The Book of Esther, unlike any other in the Hebrew Bible, illustrates the synchronic relationship between freedom of choice and divine sovereignty, and at the most important juncture in human history. For the Book of Esther marks the closing of the biblical canon and, as such, provides the perfect segue from a world of miracles and prophecy to the post-biblical, organic world of today.

Indeed, the same challenges faced by Persian Jewry, of trying to find God in a world so entirely beholden to the dictates of natural law, are what impede the faith of so many in the world today. And yet the megillah offers a striking response to this dilemma; that God and nature are never in conflict but, rather, work in perfect harmony, that man acts in perfect freedom and yet the outcome of those independent decisions ultimately reveals the presence of higher being that orchestrates the unfolding of events from above.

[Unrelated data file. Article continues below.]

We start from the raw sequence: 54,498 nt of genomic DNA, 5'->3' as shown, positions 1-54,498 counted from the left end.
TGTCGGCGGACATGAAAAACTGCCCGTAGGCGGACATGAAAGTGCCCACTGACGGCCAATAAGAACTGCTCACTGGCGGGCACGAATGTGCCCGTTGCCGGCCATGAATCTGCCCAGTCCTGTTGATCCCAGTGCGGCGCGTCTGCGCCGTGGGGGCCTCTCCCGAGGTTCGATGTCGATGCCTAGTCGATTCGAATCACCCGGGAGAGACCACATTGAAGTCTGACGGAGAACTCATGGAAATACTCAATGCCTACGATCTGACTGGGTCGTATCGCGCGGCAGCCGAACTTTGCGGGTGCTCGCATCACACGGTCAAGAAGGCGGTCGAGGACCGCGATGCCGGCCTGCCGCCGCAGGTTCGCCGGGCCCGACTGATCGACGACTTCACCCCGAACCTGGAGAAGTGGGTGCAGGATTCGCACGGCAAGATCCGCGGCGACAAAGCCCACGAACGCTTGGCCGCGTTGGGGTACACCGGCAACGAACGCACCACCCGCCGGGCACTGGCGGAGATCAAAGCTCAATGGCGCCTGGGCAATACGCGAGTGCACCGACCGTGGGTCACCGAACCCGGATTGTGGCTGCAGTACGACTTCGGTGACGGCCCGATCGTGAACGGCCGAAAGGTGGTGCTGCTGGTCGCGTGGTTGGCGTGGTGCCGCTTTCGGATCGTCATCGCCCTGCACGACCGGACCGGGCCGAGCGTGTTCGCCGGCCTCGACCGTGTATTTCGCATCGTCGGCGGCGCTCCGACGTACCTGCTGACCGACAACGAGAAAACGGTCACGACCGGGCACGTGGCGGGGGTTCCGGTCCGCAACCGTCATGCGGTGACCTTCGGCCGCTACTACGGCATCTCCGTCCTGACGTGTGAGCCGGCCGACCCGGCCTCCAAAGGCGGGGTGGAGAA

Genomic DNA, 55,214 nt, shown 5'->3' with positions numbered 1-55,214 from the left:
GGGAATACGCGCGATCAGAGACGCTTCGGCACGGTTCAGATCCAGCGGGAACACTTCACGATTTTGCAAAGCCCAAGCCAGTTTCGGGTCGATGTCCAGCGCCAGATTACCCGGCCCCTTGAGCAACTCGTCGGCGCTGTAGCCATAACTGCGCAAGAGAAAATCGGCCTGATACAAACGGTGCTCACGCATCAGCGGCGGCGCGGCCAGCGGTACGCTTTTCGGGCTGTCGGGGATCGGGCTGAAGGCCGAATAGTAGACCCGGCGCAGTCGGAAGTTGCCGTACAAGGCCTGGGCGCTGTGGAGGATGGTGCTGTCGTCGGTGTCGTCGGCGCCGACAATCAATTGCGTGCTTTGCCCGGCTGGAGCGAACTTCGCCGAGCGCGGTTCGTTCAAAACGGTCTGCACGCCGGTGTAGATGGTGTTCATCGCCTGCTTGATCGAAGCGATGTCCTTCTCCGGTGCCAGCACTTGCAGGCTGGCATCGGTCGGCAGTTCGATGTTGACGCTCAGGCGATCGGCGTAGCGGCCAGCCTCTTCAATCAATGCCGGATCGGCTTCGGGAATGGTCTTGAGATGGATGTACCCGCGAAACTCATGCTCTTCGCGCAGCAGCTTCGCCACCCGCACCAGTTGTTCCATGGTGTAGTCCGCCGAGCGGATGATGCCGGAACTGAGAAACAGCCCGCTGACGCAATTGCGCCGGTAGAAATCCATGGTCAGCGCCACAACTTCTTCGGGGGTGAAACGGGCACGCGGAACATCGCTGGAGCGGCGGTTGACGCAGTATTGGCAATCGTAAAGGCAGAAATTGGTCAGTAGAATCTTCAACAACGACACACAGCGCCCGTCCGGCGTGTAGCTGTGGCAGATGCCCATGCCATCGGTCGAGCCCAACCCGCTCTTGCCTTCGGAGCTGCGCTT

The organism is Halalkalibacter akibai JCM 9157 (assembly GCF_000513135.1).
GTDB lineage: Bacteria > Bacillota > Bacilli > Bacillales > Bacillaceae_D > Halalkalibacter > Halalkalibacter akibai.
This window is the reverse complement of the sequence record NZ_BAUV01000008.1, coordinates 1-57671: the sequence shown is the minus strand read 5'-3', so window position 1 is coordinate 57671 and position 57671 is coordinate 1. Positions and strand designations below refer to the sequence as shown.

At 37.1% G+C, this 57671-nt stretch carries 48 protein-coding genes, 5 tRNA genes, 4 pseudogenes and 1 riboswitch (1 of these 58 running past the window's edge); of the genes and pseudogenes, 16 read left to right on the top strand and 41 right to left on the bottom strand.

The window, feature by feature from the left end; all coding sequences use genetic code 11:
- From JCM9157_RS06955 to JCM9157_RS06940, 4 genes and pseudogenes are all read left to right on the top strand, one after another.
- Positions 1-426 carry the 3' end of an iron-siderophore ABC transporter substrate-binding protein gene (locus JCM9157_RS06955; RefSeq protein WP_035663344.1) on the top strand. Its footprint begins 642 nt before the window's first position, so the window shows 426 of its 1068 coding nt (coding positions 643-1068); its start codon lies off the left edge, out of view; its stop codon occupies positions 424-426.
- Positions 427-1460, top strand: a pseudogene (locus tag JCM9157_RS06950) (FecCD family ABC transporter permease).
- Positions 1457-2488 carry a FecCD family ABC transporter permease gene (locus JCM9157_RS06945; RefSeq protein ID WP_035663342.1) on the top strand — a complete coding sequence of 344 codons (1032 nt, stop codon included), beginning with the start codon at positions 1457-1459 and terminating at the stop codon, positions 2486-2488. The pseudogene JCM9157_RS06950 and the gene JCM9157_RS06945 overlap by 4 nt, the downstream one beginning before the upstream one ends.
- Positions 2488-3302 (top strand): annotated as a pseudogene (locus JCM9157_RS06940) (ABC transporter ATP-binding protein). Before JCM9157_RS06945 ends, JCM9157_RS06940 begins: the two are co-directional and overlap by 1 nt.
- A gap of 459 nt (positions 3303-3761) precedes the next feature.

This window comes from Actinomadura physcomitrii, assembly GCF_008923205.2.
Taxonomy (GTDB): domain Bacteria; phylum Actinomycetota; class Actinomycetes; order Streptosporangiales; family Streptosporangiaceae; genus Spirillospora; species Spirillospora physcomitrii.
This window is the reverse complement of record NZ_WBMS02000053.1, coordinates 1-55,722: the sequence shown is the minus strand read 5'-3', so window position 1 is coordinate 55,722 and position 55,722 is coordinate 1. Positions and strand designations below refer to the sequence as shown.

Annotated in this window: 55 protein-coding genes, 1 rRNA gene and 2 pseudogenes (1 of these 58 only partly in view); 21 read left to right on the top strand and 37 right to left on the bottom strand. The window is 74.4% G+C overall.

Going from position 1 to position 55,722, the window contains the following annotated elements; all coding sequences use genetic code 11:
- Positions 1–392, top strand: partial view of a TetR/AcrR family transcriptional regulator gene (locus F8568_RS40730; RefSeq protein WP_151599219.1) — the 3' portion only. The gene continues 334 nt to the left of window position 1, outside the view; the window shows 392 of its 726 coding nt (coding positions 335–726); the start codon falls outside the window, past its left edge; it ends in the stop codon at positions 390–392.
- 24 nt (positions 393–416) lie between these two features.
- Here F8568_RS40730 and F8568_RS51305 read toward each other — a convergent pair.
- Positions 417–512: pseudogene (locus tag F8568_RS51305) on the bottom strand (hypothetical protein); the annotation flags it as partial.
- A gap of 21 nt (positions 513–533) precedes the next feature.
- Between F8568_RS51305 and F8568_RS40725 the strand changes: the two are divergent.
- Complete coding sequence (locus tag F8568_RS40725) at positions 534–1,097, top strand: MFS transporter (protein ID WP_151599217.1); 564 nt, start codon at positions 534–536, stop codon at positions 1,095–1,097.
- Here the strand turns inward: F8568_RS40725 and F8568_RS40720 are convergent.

[1] Special thanks goes to R. Rafi Eis, Szilvia Finta, Joseph Gindsburg o.b.m., and Moshe Lakser for their feedback on earlier drafts of this essay. Translations are taken from New JPS Hebrew-English Tanakh with some modifications.

[2] Midrash Tankhuma (9) offers the analogy of an individual jumping into a tub of boiling water that burns him yet, nevertheless, cools the temperature of the water. In other words, Amalek tempered Israel’s spiritual fire by launching an attack, despite suffering a decisive defeat in the process (cited in Rashi on Deuteronomy 25:18).

[3] See Rashi, Rashbam, and Ibn Ezra on Deuteronomy 25:18, who all interpret “korkha” as an incidental or chance occurrence. Abarbanel gleans from the disjointed language in describing Amalek’s attack on Israel, “va-yavo Amalek…va-yilahem im yisrael” (Exodus 17:8), instead of the more fluid “Vayavo Amalek l’ilahem im yisrael,” that Amalek did not, in fact, set out with the intention to attack the Israelites. Rather, it was on a journey to another destination when it chanced upon the floundering Israelite camp (Perush Abarbanel, Exodus 17:8-16). Also, in describing Balaam’s prophecy, the Torah states “vayikor Elohim el Bilam.” (Numbers 23:4) Rashi, Ramban, and Ibn Ezra each glean from the language “vayikor” that Balaam’s prophecy was a chance occurrence.